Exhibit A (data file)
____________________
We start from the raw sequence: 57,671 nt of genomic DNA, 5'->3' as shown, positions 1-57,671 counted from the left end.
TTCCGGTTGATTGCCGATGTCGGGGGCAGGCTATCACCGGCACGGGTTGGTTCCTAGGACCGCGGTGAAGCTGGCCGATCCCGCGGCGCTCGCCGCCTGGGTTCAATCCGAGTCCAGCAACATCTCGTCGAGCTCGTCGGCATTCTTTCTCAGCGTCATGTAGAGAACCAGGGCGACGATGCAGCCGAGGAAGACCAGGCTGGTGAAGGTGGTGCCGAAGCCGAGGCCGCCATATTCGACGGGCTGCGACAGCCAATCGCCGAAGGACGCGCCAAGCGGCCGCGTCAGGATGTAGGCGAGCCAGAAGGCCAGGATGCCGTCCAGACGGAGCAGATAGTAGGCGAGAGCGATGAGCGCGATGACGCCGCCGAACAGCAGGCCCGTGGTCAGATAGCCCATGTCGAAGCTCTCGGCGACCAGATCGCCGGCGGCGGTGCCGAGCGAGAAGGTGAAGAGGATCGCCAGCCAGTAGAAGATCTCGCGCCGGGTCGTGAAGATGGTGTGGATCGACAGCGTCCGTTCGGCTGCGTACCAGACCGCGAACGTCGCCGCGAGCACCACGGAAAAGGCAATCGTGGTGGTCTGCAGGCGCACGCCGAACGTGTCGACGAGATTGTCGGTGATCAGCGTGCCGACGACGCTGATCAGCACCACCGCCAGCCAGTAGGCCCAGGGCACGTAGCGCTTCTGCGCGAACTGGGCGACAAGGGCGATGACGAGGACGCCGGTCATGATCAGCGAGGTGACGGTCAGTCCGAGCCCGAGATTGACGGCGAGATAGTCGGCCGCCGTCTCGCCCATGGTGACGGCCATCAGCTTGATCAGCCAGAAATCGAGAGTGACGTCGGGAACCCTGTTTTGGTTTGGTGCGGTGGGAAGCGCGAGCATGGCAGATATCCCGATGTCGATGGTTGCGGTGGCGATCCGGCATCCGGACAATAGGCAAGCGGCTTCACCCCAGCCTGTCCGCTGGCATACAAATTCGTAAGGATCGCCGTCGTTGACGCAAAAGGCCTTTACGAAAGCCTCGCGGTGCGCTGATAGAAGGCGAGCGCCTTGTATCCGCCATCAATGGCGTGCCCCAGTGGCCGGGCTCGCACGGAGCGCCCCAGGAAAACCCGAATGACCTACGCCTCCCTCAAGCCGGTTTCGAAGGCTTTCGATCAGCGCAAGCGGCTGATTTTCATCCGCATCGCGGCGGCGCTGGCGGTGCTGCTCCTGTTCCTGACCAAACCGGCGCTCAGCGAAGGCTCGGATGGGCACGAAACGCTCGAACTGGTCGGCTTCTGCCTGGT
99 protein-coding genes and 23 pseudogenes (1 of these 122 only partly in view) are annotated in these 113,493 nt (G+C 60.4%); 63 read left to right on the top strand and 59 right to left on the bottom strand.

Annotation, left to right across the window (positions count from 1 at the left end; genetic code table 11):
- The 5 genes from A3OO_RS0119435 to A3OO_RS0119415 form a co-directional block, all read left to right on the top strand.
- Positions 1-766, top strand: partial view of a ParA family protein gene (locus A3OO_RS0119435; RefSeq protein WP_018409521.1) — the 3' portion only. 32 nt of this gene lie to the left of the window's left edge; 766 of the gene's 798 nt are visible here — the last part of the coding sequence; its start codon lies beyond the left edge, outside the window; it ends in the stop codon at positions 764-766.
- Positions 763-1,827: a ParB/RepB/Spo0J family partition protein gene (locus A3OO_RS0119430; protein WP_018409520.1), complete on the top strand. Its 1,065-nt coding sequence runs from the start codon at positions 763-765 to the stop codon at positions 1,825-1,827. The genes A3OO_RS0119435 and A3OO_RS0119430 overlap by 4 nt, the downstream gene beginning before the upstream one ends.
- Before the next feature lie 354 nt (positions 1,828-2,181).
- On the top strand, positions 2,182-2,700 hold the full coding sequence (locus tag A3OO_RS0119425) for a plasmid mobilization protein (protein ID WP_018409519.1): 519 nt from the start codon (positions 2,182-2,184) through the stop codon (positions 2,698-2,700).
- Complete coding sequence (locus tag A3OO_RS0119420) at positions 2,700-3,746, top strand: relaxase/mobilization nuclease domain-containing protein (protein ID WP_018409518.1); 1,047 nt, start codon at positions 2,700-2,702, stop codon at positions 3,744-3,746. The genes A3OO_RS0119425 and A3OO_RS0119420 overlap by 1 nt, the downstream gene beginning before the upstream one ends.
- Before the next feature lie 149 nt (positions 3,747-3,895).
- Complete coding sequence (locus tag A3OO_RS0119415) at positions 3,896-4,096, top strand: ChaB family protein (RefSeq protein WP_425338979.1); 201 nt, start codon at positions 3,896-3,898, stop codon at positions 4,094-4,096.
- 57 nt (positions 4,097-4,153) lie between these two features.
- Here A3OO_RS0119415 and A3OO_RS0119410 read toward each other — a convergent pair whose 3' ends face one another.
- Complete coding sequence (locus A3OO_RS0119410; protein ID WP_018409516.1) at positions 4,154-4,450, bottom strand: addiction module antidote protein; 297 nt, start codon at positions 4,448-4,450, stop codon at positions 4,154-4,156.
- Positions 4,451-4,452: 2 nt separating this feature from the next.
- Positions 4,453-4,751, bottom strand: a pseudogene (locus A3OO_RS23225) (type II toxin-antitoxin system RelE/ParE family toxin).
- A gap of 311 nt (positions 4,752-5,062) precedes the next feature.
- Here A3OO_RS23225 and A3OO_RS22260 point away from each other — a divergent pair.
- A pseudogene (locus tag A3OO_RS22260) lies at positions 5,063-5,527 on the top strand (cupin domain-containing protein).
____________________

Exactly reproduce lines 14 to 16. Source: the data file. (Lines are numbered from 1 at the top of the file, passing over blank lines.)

- Here A3OO_RS0119415 and A3OO_RS0119410 read toward each other — a convergent pair whose 3' ends face one another.
- Complete coding sequence (locus A3OO_RS0119410; protein ID WP_018409516.1) at positions 4,154-4,450, bottom strand: addiction module antidote protein; 297 nt, start codon at positions 4,448-4,450, stop codon at positions 4,154-4,156.
- Positions 4,451-4,452: 2 nt separating this feature from the next.